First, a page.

“Any time you have a chance to coach at your alma mater, that’s an exciting opportunity,” Good-Malloy said. “Playing at Annapolis and growing up in the city of Annapolis, Annapolis High School is a place I take great pride in. I think there’s a lot of potential and based on talking to athletic director [Dave] Gehrdes and Mr. [Donald] Lilley, the principal, they seem extremely focused on supporting the football program and getting things going in a great direction.”
“We’re thrilled to have him,” Gehrdes said. “He’s got all the things we’re looking for. He’s enthusiastic. He’s going to hold weekly meetings on different moral aspects — how to be a good citizen, discipline, respect, things of that sort. He’s going to do what most coaches do but in a little more depth.”
Good-Malloy, who spent two years coaching Glen Burnie, told the Gophers Thursday that he was moving on. He said he liked Glen Burnie but could not pass up the opportunity to coach at his alma mater — a chance that might never come again.
“I explained everything to them the best that I could,” he said. “I don’t have anything bad to say about Glen Burnie. I felt like we were moving in a positive direction and I feel good about the kids there. I wanted to make sure they knew it wasn’t anything to do with them. It was one of those hard decisions you sometimes have to make. It was very emotional, but they were very supportive.”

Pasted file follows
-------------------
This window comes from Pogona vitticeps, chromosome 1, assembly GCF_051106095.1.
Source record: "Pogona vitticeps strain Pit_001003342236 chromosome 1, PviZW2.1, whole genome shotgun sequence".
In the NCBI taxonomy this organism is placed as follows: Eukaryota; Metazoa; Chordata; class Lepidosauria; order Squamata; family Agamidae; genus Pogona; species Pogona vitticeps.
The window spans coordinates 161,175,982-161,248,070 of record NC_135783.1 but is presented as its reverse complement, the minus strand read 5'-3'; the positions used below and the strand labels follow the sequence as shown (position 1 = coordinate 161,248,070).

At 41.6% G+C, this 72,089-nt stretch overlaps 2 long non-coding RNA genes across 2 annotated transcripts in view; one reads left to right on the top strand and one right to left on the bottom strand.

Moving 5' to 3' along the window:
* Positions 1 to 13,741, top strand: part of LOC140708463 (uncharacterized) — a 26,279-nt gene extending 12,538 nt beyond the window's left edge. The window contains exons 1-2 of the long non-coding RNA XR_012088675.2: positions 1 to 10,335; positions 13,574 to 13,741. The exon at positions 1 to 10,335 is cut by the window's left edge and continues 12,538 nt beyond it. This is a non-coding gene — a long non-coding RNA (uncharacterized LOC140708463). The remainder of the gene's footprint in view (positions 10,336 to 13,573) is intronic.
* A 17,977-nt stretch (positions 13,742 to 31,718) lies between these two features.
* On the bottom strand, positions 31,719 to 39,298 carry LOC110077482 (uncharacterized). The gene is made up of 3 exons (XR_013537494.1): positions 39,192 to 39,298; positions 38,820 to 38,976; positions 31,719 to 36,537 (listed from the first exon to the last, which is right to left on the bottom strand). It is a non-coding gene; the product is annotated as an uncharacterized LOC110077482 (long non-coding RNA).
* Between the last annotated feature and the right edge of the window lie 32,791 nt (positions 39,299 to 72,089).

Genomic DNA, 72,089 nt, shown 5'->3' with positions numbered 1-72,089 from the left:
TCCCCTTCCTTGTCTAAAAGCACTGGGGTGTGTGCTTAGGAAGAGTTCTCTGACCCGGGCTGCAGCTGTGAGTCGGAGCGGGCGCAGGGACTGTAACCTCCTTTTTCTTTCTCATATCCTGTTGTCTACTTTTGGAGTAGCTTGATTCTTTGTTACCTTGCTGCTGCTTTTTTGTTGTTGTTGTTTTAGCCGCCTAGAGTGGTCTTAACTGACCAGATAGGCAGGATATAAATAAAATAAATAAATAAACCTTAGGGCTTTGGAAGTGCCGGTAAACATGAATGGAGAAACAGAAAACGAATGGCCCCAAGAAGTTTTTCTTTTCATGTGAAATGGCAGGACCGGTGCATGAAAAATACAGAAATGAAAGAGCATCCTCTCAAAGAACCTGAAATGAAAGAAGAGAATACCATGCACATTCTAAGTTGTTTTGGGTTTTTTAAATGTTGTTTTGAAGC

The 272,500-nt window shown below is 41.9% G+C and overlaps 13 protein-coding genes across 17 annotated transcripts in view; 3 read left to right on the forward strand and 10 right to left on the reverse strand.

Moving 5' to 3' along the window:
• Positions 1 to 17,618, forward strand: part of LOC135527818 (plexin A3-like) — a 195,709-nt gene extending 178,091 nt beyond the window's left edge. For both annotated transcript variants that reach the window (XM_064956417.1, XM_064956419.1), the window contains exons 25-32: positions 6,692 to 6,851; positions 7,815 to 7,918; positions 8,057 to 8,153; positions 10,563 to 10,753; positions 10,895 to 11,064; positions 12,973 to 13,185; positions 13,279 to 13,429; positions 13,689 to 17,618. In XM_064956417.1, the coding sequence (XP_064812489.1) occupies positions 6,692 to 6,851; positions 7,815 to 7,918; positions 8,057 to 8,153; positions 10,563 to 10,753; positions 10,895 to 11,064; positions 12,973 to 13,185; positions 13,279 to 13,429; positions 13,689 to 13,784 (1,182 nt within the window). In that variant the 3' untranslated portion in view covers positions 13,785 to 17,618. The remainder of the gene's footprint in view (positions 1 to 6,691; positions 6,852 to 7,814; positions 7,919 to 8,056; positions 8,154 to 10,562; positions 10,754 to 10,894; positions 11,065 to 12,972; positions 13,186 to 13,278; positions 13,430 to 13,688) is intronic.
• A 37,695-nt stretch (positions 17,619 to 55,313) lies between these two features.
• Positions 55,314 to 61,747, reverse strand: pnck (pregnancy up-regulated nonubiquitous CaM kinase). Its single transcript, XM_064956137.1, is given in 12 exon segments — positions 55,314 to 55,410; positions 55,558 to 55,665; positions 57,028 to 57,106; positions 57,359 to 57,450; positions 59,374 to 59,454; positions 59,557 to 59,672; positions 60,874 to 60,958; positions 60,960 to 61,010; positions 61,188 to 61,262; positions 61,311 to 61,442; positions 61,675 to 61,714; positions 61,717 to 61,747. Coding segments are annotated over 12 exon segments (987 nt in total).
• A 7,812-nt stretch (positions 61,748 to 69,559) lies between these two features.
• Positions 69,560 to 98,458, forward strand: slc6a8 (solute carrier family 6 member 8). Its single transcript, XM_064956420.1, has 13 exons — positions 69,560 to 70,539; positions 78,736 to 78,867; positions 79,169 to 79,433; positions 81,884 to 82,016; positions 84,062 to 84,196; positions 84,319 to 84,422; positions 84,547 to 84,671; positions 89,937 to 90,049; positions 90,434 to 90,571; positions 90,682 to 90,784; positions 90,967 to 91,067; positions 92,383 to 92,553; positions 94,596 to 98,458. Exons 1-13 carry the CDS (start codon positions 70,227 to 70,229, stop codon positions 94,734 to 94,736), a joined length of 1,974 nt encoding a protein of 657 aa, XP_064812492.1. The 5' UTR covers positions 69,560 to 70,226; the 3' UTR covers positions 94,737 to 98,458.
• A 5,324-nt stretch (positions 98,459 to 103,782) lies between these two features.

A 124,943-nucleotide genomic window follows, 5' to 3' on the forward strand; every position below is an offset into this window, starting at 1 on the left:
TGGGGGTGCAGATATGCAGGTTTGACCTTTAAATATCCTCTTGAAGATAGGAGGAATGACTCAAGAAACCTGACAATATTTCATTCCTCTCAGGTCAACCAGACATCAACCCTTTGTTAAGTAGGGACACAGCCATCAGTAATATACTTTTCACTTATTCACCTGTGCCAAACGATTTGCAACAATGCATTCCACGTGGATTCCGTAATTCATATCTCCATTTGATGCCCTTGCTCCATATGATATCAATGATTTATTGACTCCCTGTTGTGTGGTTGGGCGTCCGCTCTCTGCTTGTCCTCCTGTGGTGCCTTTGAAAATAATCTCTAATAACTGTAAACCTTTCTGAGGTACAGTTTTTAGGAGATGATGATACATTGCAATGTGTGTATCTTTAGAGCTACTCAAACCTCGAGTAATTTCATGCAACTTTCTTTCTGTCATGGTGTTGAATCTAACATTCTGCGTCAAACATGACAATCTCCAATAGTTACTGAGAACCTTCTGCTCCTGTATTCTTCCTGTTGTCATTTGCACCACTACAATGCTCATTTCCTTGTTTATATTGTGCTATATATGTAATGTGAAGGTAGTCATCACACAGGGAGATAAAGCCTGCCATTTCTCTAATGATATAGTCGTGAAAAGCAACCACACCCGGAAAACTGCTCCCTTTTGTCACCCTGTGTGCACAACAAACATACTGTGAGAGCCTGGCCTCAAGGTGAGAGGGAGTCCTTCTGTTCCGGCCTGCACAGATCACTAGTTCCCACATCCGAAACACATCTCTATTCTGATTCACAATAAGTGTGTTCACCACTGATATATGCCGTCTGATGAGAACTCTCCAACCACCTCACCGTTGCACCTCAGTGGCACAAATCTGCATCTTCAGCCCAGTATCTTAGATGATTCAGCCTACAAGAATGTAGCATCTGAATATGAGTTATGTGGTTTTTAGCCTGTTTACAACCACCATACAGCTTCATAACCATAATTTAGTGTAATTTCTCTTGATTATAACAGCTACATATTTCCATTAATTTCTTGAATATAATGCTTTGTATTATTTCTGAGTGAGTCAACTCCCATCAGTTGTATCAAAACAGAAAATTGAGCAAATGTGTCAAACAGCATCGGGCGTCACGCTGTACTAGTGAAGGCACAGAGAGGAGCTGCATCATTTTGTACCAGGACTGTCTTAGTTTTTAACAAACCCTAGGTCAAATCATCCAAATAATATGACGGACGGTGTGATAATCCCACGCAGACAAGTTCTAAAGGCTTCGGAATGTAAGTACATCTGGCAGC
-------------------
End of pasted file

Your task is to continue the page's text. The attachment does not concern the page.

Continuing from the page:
Good-Malloy, 29, graduated from Annapolis in 2001 after helping the Panthers to the Class 3A state final. He played four years at Salisbury and returned to Annapolis as an assistant coach for two years. He then went back to Salisbury as an assistant before taking over at Glen Burnie.
After going winless in 2010, the Gophers went 3-7 this fall with wins over South River and Broadneck.
At Annapolis, Good-Malloy replaces Brian Brown, who resigned last month after eight seasons. The Panthers, who made the playoffs in 2009, lost 15 straight games before beating Northeast in October. They finished 1-9 for the 2011 season.
Good-Malloy said he sets high standards for his players, on and off the field.
“From what I know about the kids at Annapolis, they have a great deal of pride in their school and themselves as athletes, so I think getting them to buy into our system, what we’re trying to do and how we’re trying to do it, that’s really the key. Getting them to buy into that and getting them to believe in what they’re doing — as soon as that happens, I think we’ll be able to have some success.”